Systems integration specialist Jasco Group CEO Pete da Silva has urged companies to proactively determine their carbon footprint and implement measures to mitigate the eventual effects of a carbon tax.
This follows the release, in December, of the second Draft Carbon Tax Bill for public comment.
Da Silva notes that, as energy prices continue to rise, introducing an additional cost in the form of a carbon tax could have significant cost implications for businesses.
Section 5 of the draft Bill sets the rate of the carbon tax on greenhouse-gas (GHG) emissions at R120 for every ton of carbon dioxide or GHG equivalent emitted. An initial threshold of 60% has been proposed, below which no tax will be payable.
Da Silva notes that, if companies were to follow a proactive energy efficiency approach, they could potentially halve their carbon footprint, which would, in turn, significantly reduce their tax obligations, once the carbon tax is implemented.A
carbon footprint is the sum of all emissions of carbon dioxide and similar gases, induced by an individual or the activities of entities over a period. He notes that it can be measured and managed on an individual, organisational and national basis.
Da Silva says that Jasco, which “eats its own dog food”, implements its solutions before recommending them to clients. To reduce its carbon footprint, the company replaced its entire vehicle fleet with vehicles equipped with 1 200 cc engines to reduce fuel consumption, and retrofitted its headquarters by replacing all the incandescent lights with light-emitting-diode lights, and installing smart lighting and air-conditioning systems. These smart systems were linked with biometrics solutions to ensure that the systems would operate only while staff were on the premises.
He notes that these types of energy interventions are often required prior to the implementation of alternative renewable-energy solutions such as solar photovoltaic (PV) solutions.
Da Silva notes that a very effective solution (in terms of consumption and cost) is solar PV projects that can be located in a section of a company’s real estate that does not generate any benefit in terms of revenue, such as a car park or extensive lawns. Following the building retrofit, Jasco installed several solar PV panels on the roof of the car park.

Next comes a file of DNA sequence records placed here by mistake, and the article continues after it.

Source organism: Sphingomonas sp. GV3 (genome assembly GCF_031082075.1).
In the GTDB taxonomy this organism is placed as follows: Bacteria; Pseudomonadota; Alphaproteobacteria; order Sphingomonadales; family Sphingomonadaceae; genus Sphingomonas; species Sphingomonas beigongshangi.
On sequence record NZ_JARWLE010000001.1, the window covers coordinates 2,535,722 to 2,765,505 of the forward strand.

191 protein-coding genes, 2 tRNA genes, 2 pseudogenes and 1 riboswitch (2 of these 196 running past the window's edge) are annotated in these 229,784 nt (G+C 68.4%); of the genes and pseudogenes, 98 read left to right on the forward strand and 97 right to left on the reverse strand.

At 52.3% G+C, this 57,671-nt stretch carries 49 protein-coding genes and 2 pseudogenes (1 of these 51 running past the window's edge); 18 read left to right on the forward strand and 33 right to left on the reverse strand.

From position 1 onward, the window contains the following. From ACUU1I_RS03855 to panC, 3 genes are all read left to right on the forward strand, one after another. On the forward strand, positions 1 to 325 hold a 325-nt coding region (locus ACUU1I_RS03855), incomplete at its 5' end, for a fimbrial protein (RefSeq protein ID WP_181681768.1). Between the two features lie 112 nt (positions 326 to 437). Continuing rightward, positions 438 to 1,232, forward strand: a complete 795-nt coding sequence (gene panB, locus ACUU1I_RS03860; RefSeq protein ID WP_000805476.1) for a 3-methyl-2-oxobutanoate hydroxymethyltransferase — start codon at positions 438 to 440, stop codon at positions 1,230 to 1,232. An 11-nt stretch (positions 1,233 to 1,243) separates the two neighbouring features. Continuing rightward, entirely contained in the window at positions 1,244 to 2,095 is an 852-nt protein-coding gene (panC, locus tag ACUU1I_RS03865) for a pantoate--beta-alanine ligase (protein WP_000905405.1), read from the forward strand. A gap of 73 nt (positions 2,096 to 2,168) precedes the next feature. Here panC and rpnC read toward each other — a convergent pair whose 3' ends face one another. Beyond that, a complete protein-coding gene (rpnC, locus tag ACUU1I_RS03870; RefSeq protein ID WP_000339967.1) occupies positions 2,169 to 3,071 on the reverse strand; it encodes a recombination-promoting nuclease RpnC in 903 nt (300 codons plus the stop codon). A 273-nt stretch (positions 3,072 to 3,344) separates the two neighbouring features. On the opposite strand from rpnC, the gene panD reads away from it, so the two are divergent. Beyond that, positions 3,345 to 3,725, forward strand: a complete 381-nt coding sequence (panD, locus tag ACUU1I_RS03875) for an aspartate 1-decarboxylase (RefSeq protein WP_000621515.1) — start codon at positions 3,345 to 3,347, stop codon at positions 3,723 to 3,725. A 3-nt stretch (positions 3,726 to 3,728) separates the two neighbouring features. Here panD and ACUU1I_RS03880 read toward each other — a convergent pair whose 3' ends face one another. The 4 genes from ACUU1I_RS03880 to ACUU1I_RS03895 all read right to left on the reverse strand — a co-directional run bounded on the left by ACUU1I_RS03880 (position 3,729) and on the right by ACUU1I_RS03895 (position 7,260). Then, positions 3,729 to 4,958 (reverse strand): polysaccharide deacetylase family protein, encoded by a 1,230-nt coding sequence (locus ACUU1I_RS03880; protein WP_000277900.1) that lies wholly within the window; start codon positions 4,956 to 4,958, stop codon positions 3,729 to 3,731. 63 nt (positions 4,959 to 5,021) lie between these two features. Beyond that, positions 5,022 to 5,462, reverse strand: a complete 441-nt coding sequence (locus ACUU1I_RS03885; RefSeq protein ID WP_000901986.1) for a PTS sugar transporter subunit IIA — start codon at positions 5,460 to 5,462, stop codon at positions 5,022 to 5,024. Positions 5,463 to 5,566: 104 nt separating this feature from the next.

Jasco’s 150 kW PV solution has reduced the company’s carbon footprint by about 50%, with the initial retrofit accounting for a reduction of about 20%. The PV solution is grid-tied, and the company draws power from City Power during the early mornings and in the evenings, but uses solar “when it is available”, Da Silva explains. He notes that the energy produced on weekends is fed back into the grid.
He stresses that implementing a solar or renewable solution is just one part of an energy efficient approach. “Most people think ‘green’ is using solar or other renewables to reduce energy consumption . . . but, if we hadn’t retrofitted the building or changed our fleet, we would’ve needed 20% more car park space to realise the same carbon reduction,” explains Da Silva.
He believes that a carbon tax, together with ever-increasing electricity costs, will drive the implementation of energy-efficient and carbon-reduction strategies. “Electricity is already expensive and, if you have to pay tax on top of that, you’re going to find ways of limiting your consumption.”
Da Silva says South Africa has always been too reactive: “. . . something has to hit us before we change”. However, he believes that corporates that are too slow to react or those that fail to act ahead of the carbon tax implementation will experience debilitating energy costs.
Da Silva says he is satisfied with the draft Bill in its current form, but that his main gripe is that the revenue generated from this eventual tax is unlikely to be used to improve or rectify issues relating to carbon emissions.
Government’s insistence that levies be paid into the fiscus, while perhaps limiting misappropriation to a degree, also results in the revenue generated from carbon tax probably not being used for projects or initiatives aimed at meaningfully reducing carbon emissions, he elaboragtes.
South Africa’s efforts to reduce emissions are largely negated by the presence of old coal-fired power stations, Da Silva states. He proposes that the carbon tax revenue be ringfenced and used to improve or shut down these power stations, reskilling workers so that they may be employed at energy producers using cleaner technologies.